A new era — Humans in the Clouds

The world is a connection – a force of energy – that is driving simultaneously in multiple directions.  While every part of the world is struggling with different aspectsof change and technology – and at their own pace  –  one thing is for sure.

Technology is creating the ability to have less physical things – or material possessions unlike ever before.  This is what the Cloud has done – and its beginning to change how we experience life  – our storage, our data, our memory, and information.

So why carry a physical book with you?  When you can access it over the Cloud – anytime of the day – and at any location.  Why bring a suitcase of legal documents to a meeting?  When you can access it and read it over with your associates at the meeting in sync.  These are some of the amazing changes we’ve experienced with the developments of cloud technology.  Although we may have gotten used to reading our news on our smartphones – making purchases – and finding locations of places on it – it wasn’t too long ago when most of us read a physical newspaper and carried a real briefcase to a meeting.

Let’s have a little fun with a weight analysis:

1)      The average weight of a Sunday’s edition of the New York Times is 4.2lbs (1.9kg).

2)      A briefcase full of documents for a meeting can be 10-20lbs (4.5kg – 9kg).

That’s close to carrying 25lbs (11.3kg) to do a process we can now do with an iPhone 4S that is only 140 grams (4.9 ounces).  With just 4.9 ounces, you can pack all the information you need to execute a business meeting and read the newspaper while riding in a taxi.

But maybe I’m still a bit tech-drunky from the Salesforce rendezvous trip I just experienced where I had the opportunity to meet and hear Marc Benioff – CEO of Salesforce who discussed how the Cloud is continuing to change the future and it being the best future to move forward with.  In the last month – I’ve been to two major Salesforce conferences 3,000 miles away – from the California coast of San Francisco to the now flooded streets of Manhattan (missed the storm by a week).  What I learned is that Marc Benioff has successfully created an environment like how the AppStore is for the Iphone – but exclusively for Salesforce.  If you weren’t aware about what I’m talking about, what’s occurring is that thousands of companies are creating apps to be able to integrate on the Salesforce platform with all kinds of features and tools – just like you see for the iPhone.

I would confidently argue – as many people would — that Salesforce has successfully created a dominant position on the Cloud market for business and data management – by being one of the first pioneers in this movement and by being able to set the terms while they do it.  The future of Cloud really is on Marc Benioff’s fingertips as was the smartphone was with Steve Jobs.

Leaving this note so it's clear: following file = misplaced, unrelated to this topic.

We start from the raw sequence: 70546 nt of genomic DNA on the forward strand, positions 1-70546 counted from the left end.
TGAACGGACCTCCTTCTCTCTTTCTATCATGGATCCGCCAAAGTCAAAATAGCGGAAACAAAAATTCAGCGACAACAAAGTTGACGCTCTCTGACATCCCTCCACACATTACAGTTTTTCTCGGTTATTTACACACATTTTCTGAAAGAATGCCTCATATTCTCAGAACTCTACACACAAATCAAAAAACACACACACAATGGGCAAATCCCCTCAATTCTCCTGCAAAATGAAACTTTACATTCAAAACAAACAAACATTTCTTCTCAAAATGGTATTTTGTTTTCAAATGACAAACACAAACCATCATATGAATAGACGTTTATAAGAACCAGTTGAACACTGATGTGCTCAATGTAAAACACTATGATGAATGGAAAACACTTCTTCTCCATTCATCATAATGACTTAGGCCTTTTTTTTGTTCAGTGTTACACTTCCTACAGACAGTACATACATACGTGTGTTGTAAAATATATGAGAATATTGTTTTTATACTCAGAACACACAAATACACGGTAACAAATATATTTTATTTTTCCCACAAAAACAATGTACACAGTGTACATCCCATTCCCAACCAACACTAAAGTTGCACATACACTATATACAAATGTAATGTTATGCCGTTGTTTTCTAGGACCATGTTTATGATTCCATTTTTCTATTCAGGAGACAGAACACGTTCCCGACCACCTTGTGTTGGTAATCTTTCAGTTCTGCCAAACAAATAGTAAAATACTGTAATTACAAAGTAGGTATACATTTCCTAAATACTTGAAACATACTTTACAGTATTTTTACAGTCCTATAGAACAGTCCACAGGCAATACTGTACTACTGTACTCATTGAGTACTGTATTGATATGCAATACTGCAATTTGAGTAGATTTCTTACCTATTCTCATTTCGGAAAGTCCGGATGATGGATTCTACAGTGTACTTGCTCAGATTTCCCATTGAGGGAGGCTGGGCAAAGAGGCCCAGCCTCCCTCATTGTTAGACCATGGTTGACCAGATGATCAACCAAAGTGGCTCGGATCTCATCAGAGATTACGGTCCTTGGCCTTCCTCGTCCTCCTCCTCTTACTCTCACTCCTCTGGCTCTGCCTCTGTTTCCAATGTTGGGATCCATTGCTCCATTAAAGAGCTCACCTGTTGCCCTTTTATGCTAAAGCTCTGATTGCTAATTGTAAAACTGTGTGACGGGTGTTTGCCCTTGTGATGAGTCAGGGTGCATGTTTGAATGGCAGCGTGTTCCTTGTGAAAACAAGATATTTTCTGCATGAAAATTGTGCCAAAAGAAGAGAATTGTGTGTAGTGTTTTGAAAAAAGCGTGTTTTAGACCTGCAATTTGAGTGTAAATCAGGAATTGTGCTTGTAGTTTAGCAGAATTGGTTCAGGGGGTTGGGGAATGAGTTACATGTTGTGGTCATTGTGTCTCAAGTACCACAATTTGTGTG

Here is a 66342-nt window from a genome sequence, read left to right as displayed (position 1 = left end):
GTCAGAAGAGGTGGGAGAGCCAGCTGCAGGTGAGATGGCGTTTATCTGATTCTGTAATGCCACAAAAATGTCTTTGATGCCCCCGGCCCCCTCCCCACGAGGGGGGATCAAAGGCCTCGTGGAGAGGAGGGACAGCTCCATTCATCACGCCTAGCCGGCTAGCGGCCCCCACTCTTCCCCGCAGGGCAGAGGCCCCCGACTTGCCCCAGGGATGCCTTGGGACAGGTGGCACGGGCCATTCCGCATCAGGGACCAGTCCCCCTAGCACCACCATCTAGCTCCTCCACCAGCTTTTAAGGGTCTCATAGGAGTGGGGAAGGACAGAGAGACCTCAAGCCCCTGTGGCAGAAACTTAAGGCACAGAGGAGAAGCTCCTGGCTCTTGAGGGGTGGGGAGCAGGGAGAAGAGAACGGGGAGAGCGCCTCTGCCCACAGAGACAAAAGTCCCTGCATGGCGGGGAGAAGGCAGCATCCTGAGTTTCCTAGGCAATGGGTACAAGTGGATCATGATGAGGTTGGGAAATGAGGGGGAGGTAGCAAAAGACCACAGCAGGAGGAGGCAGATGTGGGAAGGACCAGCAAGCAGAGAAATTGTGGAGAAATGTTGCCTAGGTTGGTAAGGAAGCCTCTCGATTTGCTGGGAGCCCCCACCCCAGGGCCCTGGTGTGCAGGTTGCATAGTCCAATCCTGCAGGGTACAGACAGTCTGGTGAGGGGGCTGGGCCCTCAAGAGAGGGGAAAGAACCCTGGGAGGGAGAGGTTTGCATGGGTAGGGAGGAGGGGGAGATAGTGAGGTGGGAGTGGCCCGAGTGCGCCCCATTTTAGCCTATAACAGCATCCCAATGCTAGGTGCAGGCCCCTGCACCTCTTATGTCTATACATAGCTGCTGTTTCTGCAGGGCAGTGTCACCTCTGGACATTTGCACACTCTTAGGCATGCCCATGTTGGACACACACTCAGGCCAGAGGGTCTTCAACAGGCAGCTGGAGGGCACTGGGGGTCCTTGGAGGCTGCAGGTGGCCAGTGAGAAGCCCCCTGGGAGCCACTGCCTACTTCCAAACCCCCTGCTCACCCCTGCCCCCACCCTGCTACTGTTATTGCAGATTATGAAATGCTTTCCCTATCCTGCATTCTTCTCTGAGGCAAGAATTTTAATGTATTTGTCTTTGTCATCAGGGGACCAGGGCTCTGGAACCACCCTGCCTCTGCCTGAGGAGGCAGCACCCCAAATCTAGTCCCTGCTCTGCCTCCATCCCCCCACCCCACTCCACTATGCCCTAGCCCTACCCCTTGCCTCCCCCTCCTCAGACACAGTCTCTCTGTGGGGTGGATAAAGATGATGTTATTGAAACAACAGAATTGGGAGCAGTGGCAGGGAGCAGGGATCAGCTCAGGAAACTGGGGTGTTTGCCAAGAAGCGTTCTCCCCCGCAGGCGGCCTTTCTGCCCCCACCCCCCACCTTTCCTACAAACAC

However – one of the most interesting developments with Salesforce that I observed was their integration of the “Social” component in their platform.  The ability to analyze each customer’s behavior by having access to their Facebook status updates, their twitter feeds, and their purchasing behavior – is bringing a whole new layer of information on consumer behavior to the companies marketing to them.

One of the presentations by Marc Benioff at Cloudforce in New York City showed a video of a customer walking into a store – and having their iPhone greet them by name and telling them what’s currently on sale based upon their past interest and purchasing behavior – all collected by the Salesforce platform.

It’s technologically impressive how their doing it.  And marketing and sales departments are probably high fiving each other with the amount of customer data they can play with – but from a privacy standpoint, I can see how a lot of people can find it alarming.

As the internet has grown in its reach and strength – the truth is that more of our personal information has become more publicly available.  Unless you became a hermit 25 years ago and are still riding that wave in a secluded Rocky mountain forest, then you should be quite fine.  But for the most of us – we’re playing in the internet game – the Cloud.

Samuel Vengrinovich is Marketing Director for WalkMe –the world’s first GPS-like guidance tool that gives you step-by-step instructions by allowing you to create customized pop-up balloons that can be overlaid on any site to guide users to perform any task you want.  He is also editor of SaaSAddict.  Follow him on twitter at @samwalkme

Omri Erel
Omri is the Head of Demand Generation, as well as the Lead Author & Editor of the SaaSAddict Blog. Omri established the SaaSAddict blog to create a source for news and discussion about some of the issues, challenges, news, and ideas relating to SaaS and cloud migration.
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